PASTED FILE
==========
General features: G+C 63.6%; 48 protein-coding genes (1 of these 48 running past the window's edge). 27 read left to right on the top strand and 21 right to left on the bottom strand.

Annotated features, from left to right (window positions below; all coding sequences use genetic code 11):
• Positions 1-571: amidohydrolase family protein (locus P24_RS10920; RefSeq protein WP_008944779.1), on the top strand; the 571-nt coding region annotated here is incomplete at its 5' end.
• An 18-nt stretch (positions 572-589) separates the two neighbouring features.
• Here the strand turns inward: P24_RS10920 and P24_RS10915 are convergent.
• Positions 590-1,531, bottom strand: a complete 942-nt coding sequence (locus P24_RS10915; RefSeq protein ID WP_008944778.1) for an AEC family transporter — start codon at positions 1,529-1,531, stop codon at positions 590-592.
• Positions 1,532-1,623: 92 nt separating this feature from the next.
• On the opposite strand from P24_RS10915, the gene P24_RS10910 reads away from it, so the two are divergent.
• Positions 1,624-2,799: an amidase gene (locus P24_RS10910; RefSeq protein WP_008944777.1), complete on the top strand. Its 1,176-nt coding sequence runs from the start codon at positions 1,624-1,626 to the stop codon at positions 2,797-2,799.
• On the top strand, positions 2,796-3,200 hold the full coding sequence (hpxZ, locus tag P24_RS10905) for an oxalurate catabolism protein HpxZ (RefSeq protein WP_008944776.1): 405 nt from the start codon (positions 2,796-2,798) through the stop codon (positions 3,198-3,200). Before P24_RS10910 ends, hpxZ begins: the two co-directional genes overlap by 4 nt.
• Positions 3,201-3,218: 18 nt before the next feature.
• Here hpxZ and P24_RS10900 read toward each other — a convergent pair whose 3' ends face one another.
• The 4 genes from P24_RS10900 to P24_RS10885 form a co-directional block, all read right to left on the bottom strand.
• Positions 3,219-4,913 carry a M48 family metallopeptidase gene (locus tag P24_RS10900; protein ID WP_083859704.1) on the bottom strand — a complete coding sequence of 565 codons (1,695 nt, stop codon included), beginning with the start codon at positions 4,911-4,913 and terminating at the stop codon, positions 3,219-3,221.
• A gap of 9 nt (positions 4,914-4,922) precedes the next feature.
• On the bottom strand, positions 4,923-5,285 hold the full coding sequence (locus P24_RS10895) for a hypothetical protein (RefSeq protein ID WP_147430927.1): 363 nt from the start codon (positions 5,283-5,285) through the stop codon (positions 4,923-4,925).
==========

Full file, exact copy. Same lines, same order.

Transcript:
General features: G+C 63.6%; 48 protein-coding genes (1 of these 48 running past the window's edge). 27 read left to right on the top strand and 21 right to left on the bottom strand.

Annotated features, from left to right (window positions below; all coding sequences use genetic code 11):
• Positions 1-571: amidohydrolase family protein (locus P24_RS10920; RefSeq protein WP_008944779.1), on the top strand; the 571-nt coding region annotated here is incomplete at its 5' end.
• An 18-nt stretch (positions 572-589) separates the two neighbouring features.
• Here the strand turns inward: P24_RS10920 and P24_RS10915 are convergent.
• Positions 590-1,531, bottom strand: a complete 942-nt coding sequence (locus P24_RS10915; RefSeq protein ID WP_008944778.1) for an AEC family transporter — start codon at positions 1,529-1,531, stop codon at positions 590-592.
• Positions 1,532-1,623: 92 nt separating this feature from the next.
• On the opposite strand from P24_RS10915, the gene P24_RS10910 reads away from it, so the two are divergent.
• Positions 1,624-2,799: an amidase gene (locus P24_RS10910; RefSeq protein WP_008944777.1), complete on the top strand. Its 1,176-nt coding sequence runs from the start codon at positions 1,624-1,626 to the stop codon at positions 2,797-2,799.
• On the top strand, positions 2,796-3,200 hold the full coding sequence (hpxZ, locus tag P24_RS10905) for an oxalurate catabolism protein HpxZ (RefSeq protein WP_008944776.1): 405 nt from the start codon (positions 2,796-2,798) through the stop codon (positions 3,198-3,200). Before P24_RS10910 ends, hpxZ begins: the two co-directional genes overlap by 4 nt.
• Positions 3,201-3,218: 18 nt before the next feature.
• Here hpxZ and P24_RS10900 read toward each other — a convergent pair whose 3' ends face one another.
• The 4 genes from P24_RS10900 to P24_RS10885 form a co-directional block, all read right to left on the bottom strand.
• Positions 3,219-4,913 carry a M48 family metallopeptidase gene (locus tag P24_RS10900; protein ID WP_083859704.1) on the bottom strand — a complete coding sequence of 565 codons (1,695 nt, stop codon included), beginning with the start codon at positions 4,911-4,913 and terminating at the stop codon, positions 3,219-3,221.
• A gap of 9 nt (positions 4,914-4,922) precedes the next feature.
• On the bottom strand, positions 4,923-5,285 hold the full coding sequence (locus P24_RS10895) for a hypothetical protein (RefSeq protein ID WP_147430927.1): 363 nt from the start codon (positions 5,283-5,285) through the stop codon (positions 4,923-4,925).